Join us for an Audacy Check In with The Lumineers

Taking place September 28 at 11 AM ET/8 AM PT

They just announced their highly-anticipated fourth studio album. Now, we’re getting set to join the band as they tell us all about it.

The Lumineers joined Gregr for an Audacy Check In and were beaming with excitement as they spoke about their upcoming fourth studio album BRIGHTSIDE.

Listen to your favorite Alternative music now on Audacy and check out our all-new exclusive stations curated for fans, by fans

Live On-Air
ALT Quiet Car on Audacy
ALT Quiet Car
Listen Now
Now Playing
Now Playing

“We’ve been sitting on it for what feels like forever, but it’s only been a few months,” frontman Wesley Schultz said. “Normally you make a record and they tell you to wait around and twiddle your thumbs, so this is more of an instant gratification to have it out so quickly.”

A new album wasn’t always in the cards for The Lumineers. The band was dealt a tough hand as they had released their third studio album III just months before the COVID-19 pandemic shut everything down. While they were able to tour and promote the album for a short period, it didn’t go the way they had originally planned it. While things were shut down, it led to an idea.

“Going back a ways, there was a conversation about ‘let’s try to make an album’ so that when things start to open up again and concerts can happen again we won’t feel so behind the curve,” Jeremiah Fraites said. “We just had to swallow that pill that the tour and album three was just gone and it wasn’t coming back. While that was hard, it gave me and Wes a lot of inspiration.”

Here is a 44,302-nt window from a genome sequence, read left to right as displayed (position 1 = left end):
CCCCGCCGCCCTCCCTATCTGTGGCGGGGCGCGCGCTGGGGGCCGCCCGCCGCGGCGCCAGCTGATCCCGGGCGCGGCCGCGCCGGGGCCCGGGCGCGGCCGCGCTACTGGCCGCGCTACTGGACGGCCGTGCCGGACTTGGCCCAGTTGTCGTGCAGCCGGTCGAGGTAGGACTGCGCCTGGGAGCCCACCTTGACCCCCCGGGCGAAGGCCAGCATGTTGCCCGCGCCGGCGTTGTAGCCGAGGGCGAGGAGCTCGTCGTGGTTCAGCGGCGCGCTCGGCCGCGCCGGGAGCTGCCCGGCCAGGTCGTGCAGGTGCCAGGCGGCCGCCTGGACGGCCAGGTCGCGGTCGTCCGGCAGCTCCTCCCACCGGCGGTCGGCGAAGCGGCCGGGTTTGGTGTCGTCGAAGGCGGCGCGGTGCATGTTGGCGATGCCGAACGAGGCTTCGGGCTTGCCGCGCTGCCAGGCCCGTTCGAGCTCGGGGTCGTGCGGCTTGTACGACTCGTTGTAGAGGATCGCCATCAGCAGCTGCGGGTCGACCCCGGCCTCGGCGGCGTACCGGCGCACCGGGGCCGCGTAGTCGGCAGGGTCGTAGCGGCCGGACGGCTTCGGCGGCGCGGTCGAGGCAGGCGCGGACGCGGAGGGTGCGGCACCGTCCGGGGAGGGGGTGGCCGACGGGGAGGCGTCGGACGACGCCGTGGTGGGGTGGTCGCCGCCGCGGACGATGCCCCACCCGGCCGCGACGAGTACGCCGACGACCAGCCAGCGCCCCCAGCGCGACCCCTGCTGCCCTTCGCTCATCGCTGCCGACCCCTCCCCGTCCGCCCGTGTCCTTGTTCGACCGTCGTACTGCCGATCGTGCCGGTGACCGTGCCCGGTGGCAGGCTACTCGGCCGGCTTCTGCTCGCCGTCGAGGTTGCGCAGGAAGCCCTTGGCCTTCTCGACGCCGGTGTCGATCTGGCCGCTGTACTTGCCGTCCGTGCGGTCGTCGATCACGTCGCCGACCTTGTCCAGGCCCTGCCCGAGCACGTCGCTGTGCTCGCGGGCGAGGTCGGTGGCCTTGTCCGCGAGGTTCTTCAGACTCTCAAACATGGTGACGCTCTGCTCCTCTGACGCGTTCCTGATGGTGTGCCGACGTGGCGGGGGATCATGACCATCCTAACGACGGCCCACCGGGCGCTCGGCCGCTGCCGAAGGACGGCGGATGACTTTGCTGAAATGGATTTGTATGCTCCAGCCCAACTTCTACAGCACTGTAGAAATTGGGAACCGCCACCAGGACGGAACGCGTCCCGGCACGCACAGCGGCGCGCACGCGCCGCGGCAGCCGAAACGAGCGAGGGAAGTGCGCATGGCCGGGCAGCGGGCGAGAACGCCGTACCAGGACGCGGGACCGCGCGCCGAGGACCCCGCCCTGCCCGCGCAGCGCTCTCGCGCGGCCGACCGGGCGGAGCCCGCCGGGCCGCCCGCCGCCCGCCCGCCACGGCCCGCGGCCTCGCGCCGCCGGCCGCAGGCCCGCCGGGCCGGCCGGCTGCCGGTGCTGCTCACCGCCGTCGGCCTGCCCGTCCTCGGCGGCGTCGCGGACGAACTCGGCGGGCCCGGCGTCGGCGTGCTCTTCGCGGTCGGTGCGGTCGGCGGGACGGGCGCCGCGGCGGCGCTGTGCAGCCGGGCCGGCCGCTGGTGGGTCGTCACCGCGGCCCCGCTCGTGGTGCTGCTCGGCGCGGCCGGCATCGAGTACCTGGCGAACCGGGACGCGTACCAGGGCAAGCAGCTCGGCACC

“I don’t think Wes or I really thought we had a full album in us,” he added. “I personally didn’t think we had a full album, and then we did. It was an interesting process to say the least.”

The making of BRIGHTSIDE represented a wildly different approach than what The Lumineers usually do on studio records. “The album felt like we were kids playing around, like you were learning how to paint and you had all these new colors,” Schultz said. “There was an innocence to the approach.”

Schultz then used an interesting analogy to describe the new record. It’s full of songs that are like “Angela,” their hit single off their sophomore album Cleopatra. “Sometimes when we used to make records, it’d be like ‘oh we need to make another song or two.’ And there’d be these buzzer-beaters songs. ‘Angela’ is a great example of that,” he said.

“The whole album is like a bunch of ‘Angela’s,’ like, last minute we don’t really know what we’re doing, but we’re really curious and really kind of open.”